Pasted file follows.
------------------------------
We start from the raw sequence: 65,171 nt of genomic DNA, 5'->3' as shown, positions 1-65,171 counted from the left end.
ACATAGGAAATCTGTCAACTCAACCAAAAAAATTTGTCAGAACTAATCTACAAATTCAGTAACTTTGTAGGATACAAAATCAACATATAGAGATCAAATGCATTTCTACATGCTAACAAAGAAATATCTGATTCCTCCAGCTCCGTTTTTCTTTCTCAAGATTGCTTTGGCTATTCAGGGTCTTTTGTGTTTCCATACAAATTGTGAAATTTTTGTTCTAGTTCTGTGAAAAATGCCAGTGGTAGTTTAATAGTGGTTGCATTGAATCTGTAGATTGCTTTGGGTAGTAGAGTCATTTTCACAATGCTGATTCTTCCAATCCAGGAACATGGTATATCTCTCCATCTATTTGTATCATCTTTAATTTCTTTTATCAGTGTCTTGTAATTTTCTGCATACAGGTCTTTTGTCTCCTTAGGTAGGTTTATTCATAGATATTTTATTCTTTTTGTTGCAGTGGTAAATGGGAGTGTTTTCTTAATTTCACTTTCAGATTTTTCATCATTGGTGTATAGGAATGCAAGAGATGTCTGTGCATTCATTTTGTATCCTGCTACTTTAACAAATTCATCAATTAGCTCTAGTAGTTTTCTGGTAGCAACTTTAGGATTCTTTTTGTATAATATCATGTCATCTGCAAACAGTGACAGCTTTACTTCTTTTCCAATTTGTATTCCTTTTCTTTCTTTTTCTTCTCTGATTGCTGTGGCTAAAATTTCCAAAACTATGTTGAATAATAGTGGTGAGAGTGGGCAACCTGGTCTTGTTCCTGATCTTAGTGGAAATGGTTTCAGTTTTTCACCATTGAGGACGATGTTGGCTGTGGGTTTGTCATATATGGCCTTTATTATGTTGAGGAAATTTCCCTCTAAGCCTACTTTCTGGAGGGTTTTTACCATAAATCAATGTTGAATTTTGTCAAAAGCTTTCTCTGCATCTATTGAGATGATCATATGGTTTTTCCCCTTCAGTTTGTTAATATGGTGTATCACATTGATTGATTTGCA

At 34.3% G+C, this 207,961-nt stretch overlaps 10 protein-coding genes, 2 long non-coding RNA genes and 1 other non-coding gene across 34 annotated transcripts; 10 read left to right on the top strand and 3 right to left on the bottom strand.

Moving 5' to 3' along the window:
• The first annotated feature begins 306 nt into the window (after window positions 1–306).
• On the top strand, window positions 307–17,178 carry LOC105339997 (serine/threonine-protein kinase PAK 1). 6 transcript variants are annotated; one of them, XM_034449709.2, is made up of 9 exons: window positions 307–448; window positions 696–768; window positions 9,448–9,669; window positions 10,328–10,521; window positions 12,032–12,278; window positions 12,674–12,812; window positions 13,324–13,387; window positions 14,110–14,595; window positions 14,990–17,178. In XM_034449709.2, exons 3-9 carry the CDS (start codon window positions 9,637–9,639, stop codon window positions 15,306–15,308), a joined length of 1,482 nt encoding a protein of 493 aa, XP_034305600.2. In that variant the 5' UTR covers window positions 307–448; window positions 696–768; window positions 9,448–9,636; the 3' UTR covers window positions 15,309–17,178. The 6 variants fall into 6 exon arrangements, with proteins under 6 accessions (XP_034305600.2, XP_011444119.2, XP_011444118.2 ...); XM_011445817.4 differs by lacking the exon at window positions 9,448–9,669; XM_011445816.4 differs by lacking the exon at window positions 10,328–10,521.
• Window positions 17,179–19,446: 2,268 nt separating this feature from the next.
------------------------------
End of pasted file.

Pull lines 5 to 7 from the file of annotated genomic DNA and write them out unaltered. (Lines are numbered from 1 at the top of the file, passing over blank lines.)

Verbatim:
• The first annotated feature begins 306 nt into the window (after window positions 1–306).
• On the top strand, window positions 307–17,178 carry LOC105339997 (serine/threonine-protein kinase PAK 1). 6 transcript variants are annotated; one of them, XM_034449709.2, is made up of 9 exons: window positions 307–448; window positions 696–768; window positions 9,448–9,669; window positions 10,328–10,521; window positions 12,032–12,278; window positions 12,674–12,812; window positions 13,324–13,387; window positions 14,110–14,595; window positions 14,990–17,178. In XM_034449709.2, exons 3-9 carry the CDS (start codon window positions 9,637–9,639, stop codon window positions 15,306–15,308), a joined length of 1,482 nt encoding a protein of 493 aa, XP_034305600.2. In that variant the 5' UTR covers window positions 307–448; window positions 696–768; window positions 9,448–9,636; the 3' UTR covers window positions 15,309–17,178. The 6 variants fall into 6 exon arrangements, with proteins under 6 accessions (XP_034305600.2, XP_011444119.2, XP_011444118.2 ...); XM_011445817.4 differs by lacking the exon at window positions 9,448–9,669; XM_011445816.4 differs by lacking the exon at window positions 10,328–10,521.
• Window positions 17,179–19,446: 2,268 nt separating this feature from the next.